Slave Beads of St. Eustatius
Statia slave beads are considered famous and are an interesting facet of Caribbean history. In the 1700's Statia was the center of slave trade between Africa and North America. The exact purpose of the beads has been lost in time. Some say the slaves used the beads to barter. when a man wanted to marry, he had to collect enough beads to go around his women's waist. others say the slaves wore the beads to signify their own value.

It is now believed that the beads came from Holland and were made by hand. The molten glass was wound around a mandrel and the sides were flattened. Statia beads are also white and clear but blue is the most common.

In 1776 the British Pirate Admiral Rodney sacked the island of St. Eustatius for saluting a ship flying the American flag. a few years later an earthquake finished the destruction of the waterfront. The island never recovered. However, from time to time, one of the 200 to 300 year old beads can be found in the sand, tantalizing us with echoes of the hidden past. Now Statia blue beads are appearing again made on the islands of St.Eustatius and Saba by Jo Bean. these new beads are close reproductions of the originals.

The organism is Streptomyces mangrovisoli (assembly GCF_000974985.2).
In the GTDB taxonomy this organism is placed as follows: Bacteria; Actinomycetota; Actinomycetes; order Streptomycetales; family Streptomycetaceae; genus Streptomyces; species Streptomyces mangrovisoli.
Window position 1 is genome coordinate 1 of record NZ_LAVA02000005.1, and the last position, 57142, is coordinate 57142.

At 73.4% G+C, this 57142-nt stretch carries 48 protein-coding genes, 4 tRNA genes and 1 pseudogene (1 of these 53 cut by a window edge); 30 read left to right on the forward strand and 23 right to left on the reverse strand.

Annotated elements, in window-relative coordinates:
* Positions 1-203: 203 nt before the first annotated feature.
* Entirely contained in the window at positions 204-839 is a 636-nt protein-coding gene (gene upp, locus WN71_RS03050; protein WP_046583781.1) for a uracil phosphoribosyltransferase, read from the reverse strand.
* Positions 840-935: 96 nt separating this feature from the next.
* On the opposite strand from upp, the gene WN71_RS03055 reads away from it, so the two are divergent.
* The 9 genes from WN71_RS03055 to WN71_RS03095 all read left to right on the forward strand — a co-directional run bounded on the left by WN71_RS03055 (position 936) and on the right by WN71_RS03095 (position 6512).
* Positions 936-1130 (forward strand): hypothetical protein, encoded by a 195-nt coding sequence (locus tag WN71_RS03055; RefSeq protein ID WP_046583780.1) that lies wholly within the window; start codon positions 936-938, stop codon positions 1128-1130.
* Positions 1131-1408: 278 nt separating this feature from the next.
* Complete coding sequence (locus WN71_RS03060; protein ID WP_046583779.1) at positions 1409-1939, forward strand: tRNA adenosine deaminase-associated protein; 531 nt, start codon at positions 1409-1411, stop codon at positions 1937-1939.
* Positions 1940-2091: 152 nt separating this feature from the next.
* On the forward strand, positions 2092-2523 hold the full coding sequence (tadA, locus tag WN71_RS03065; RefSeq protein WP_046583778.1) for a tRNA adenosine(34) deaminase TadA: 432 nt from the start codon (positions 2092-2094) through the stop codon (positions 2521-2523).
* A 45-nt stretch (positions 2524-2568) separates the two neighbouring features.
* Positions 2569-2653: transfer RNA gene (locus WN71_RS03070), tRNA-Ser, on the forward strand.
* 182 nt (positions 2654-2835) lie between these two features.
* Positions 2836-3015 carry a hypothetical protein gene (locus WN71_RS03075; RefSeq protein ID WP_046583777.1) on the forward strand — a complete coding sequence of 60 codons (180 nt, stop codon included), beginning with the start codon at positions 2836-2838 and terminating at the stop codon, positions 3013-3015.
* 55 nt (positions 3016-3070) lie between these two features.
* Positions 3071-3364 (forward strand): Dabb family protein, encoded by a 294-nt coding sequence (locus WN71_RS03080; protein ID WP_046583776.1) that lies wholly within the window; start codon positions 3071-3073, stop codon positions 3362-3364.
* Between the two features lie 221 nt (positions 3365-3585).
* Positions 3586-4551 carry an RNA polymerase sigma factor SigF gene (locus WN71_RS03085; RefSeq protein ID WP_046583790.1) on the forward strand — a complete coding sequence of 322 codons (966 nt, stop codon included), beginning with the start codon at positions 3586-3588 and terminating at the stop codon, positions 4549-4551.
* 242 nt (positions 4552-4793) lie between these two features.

We hope you enjoy wearing a piece of Caribbean History.

The Blue Bead shown is the most common. There are light blue beads and white beads but they are extremely rare.
Statia Blue Bead BB001 $25